In this article we answer key questions of the rights holders regarding this new tool for capturing the infringements.
In which form is an infringement on the Internet captured?
Intelzakhyst captures infringement on the Internet as screenshots using a special software they developed for this purpose. The fact of infringement is documented as an expert opinion (the Expert Opinion). To ensure admissibility of the Expert Opinion as an evidence in the court it is expected that it will be signed by an expert, who is certified as a court expert for “Examination of the telecommunication systems (hardware)”. Intelzakhyst further expects to engage court experts of the Research Center of Court Expertise Regarding Intellectual Property Issues under the respective agreements between Intelzakhyst and the said expert institution. If and when so requested by the customer, the screenshot can be provided on a physical data storage media (e.g., CD). Such data carrier may also contain files related to IP objects (e.g., captured audiovisual works the rights to which were infringed).
The Expert Opinion will be signed by representative of Intelzakhyst and executed on its official letterhead.
As a part of capturing the respective webs Intelzakhyst will take the following actions:
What is the procedure and the fee for obtaining the Expert Opinion?
To obtain the Expert Opinion it is required to file an electronic application via web-site of Intelzakhyst (registration is required) or contact Intelzakhyst directly by phone or email/mail.
The minimum fee for the Expert Opinion is UAH 2,000 (about EUR 80). This fee covers examination of three web-pages on a web-site. Additional fee is charged for examination and capturing of any extra page. Such extra fee is negotiable on a case-by-case basis but is expected to be about UAH 500 (about EUR 20).
How long does it take to obtain the Expert Opinion?
The Expert Opinion is issued within 1 or 2 days and can be sent via courier services.
To which extent may such Expert Opinion be treated as an adequate and admissible evidence in the court?
Intelzakhyst believes that such capturing of the infringement is a sufficient proof of IP infringement on the Internet and can be used in the court.
However, the lawyers are of the opinion that Expert Opinions, like other evidence, will not be predominant for the court and will be evaluated by the court at its own discretion. Also, lawyers and judges have some questions regarding the legal status of the Expert Opinion. Further, the practitioners have concerns that the expert and other persons signing the Expert Opinion do not bear criminal liability for accuracy of the opinion.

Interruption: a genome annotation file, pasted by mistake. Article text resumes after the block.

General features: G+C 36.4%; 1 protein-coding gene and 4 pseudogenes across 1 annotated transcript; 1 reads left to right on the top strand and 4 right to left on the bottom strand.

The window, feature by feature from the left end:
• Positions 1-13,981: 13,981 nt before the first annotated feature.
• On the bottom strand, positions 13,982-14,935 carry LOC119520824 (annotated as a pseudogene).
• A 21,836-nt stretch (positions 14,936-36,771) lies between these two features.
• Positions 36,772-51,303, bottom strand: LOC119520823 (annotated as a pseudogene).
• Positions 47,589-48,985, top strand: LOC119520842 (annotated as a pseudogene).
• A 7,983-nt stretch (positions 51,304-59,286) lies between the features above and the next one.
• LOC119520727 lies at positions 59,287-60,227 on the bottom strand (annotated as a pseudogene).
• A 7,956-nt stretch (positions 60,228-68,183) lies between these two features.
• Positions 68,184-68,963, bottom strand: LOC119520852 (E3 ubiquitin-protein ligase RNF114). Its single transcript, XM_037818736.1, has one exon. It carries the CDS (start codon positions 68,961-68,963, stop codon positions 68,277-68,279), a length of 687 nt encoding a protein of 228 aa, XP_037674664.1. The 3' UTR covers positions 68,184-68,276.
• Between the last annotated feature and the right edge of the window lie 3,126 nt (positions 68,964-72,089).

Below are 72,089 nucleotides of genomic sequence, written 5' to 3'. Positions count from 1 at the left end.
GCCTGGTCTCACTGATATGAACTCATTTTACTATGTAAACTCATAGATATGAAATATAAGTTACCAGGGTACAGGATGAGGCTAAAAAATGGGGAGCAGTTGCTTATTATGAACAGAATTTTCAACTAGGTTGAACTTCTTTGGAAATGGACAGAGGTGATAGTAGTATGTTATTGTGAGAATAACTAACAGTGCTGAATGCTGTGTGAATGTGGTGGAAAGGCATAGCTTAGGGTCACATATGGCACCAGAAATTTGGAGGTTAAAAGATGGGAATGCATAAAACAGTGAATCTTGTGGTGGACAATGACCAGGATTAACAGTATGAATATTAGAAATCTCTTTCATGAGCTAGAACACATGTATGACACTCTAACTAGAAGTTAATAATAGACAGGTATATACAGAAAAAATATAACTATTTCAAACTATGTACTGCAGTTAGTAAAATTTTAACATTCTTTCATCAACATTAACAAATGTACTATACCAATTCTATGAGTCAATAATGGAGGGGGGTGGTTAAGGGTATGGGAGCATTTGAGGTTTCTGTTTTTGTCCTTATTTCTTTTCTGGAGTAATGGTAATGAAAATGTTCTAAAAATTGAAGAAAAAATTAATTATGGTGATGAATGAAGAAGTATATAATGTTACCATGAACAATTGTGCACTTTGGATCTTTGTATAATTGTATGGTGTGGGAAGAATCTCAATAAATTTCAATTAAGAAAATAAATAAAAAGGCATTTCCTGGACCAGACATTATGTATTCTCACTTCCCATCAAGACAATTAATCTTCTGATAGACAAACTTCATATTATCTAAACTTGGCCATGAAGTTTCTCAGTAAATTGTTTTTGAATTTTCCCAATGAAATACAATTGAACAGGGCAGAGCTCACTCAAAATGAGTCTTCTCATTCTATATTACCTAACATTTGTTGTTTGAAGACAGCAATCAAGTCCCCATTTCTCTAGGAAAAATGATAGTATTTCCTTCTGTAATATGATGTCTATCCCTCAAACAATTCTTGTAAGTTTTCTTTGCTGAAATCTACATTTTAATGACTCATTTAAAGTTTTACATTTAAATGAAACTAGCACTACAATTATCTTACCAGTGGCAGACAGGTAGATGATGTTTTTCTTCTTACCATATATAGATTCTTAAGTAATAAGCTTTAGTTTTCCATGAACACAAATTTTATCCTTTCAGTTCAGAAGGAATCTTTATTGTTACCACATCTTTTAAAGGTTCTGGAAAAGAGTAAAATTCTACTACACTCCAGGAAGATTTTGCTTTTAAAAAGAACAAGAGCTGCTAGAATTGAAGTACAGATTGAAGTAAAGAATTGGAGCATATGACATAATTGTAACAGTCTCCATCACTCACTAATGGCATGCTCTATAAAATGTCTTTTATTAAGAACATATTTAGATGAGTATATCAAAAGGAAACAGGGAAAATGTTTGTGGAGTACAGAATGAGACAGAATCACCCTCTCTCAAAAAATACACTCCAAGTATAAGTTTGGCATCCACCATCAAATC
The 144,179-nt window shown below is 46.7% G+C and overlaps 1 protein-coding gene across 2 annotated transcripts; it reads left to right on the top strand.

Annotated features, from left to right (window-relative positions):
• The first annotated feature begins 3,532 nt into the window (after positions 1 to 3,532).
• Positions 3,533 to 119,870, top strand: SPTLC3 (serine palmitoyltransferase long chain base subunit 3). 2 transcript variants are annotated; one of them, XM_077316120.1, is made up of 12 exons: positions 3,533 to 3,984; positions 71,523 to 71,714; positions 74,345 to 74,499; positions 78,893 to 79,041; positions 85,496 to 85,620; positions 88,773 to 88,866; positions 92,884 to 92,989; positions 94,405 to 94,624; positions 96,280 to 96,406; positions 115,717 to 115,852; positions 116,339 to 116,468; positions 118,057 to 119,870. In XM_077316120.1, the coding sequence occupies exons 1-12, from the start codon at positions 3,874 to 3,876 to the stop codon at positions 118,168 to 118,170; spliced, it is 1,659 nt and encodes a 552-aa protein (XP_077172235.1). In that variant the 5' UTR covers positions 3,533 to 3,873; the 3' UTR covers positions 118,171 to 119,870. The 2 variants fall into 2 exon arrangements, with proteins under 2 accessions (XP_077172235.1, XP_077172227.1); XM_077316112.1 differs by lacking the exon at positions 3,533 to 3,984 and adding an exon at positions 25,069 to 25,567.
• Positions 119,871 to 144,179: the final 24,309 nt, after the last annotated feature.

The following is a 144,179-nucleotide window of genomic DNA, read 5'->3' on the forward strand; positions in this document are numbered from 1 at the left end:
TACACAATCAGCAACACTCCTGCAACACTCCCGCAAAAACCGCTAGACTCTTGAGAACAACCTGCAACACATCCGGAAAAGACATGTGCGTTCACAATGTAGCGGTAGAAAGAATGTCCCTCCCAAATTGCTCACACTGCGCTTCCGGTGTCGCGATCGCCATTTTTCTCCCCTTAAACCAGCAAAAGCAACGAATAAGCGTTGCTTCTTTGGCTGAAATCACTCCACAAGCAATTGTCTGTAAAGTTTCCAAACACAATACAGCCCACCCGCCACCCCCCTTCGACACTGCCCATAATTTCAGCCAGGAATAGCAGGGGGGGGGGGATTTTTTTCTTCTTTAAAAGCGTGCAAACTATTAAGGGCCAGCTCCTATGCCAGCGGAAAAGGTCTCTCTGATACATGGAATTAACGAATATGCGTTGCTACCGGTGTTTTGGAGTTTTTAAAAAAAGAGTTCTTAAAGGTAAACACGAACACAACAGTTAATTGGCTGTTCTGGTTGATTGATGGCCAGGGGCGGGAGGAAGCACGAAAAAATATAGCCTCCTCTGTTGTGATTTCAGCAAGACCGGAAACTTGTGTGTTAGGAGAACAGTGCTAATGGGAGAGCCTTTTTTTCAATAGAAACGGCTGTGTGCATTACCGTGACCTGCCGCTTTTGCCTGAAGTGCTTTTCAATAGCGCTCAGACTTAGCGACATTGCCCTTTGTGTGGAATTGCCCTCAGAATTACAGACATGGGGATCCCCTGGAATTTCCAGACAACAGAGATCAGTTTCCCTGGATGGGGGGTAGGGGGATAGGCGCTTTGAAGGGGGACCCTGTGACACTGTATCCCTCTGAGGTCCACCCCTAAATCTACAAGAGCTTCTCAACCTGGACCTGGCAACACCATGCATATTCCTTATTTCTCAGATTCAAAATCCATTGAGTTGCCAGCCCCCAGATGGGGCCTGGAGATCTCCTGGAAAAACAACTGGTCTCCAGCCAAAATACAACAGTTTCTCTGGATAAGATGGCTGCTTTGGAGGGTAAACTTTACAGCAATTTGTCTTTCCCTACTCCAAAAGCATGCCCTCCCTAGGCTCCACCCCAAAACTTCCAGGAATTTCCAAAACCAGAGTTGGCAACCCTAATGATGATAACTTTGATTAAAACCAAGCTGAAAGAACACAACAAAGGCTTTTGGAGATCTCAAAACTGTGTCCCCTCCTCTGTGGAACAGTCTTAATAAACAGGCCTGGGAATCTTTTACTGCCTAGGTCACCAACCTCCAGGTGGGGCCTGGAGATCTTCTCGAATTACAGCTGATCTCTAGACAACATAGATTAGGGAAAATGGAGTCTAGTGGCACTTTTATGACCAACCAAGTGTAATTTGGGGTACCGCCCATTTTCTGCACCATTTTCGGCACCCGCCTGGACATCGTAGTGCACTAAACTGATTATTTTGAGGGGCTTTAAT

Due to the foregoing, the legal status of the Expert Opinion remains unclear. We expect to find the answer to this question in the court practice.
What are objectives of the register of infringers and pirate webs? How can it help in combating for my rights in case of infringements?
Intelzakhyst considers this register to be an additional information resource for the judges for the purposes of combating IP rights infringements. However, the criteria for qualification of web-sites as pirate and a certain person as infringer remain unclear up to date.
With effect from 30 July 2015, the list of paid services provided by the Ukrainian Institute of Intellectual Property State Enterprise (the UAPTO) extended significantly. The respective amendments were made to the UAPTO’s Paid Services List.
For example, today the UAPTO offers the following paid services with respect to trademarks:
The UAPTO provides such paid services with respect to other IP objects (e.g., inventions, utility models or designs).
It is worth mentioning that earlier such services were provided by the Ukrainian Innovation Centre, which is currently one of the UAPTO’s departments. The extension of the list of paid services offered by the UAPTO is an evidence of consolidation of functions related to provision of services in the IP area to improve their promptness and quality.
On 21 August 2015, the State Intellectual Property Service of Ukraine opened an online access to the trademark applications on its web-site.
As expected, details of trademark applications which have successfully passed the formal examination after 20 August 2015 are available. The visitors may run the application search according to the following criteria: i) application number; ii) filing date; iii) applicant; iv) key words, and other.
For more information about access to trademark applications, please see the previous issue of Brands Update.